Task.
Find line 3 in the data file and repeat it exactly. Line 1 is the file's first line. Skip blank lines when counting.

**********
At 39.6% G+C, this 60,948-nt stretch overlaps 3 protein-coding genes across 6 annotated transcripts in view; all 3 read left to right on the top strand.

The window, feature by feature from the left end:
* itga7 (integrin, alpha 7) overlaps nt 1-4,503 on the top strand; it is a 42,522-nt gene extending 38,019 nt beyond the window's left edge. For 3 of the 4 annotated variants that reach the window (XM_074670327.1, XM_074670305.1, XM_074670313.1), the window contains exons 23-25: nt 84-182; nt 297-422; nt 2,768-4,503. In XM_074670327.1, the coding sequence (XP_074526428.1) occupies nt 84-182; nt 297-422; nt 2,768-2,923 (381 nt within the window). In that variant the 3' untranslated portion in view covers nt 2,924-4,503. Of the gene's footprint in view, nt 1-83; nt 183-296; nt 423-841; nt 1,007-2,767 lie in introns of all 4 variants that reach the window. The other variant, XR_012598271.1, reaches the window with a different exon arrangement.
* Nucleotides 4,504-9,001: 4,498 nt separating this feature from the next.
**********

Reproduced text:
* itga7 (integrin, alpha 7) overlaps nt 1-4,503 on the top strand; it is a 42,522-nt gene extending 38,019 nt beyond the window's left edge. For 3 of the 4 annotated variants that reach the window (XM_074670327.1, XM_074670305.1, XM_074670313.1), the window contains exons 23-25: nt 84-182; nt 297-422; nt 2,768-4,503. In XM_074670327.1, the coding sequence (XP_074526428.1) occupies nt 84-182; nt 297-422; nt 2,768-2,923 (381 nt within the window). In that variant the 3' untranslated portion in view covers nt 2,924-4,503. Of the gene's footprint in view, nt 1-83; nt 183-296; nt 423-841; nt 1,007-2,767 lie in introns of all 4 variants that reach the window. The other variant, XR_012598271.1, reaches the window with a different exon arrangement.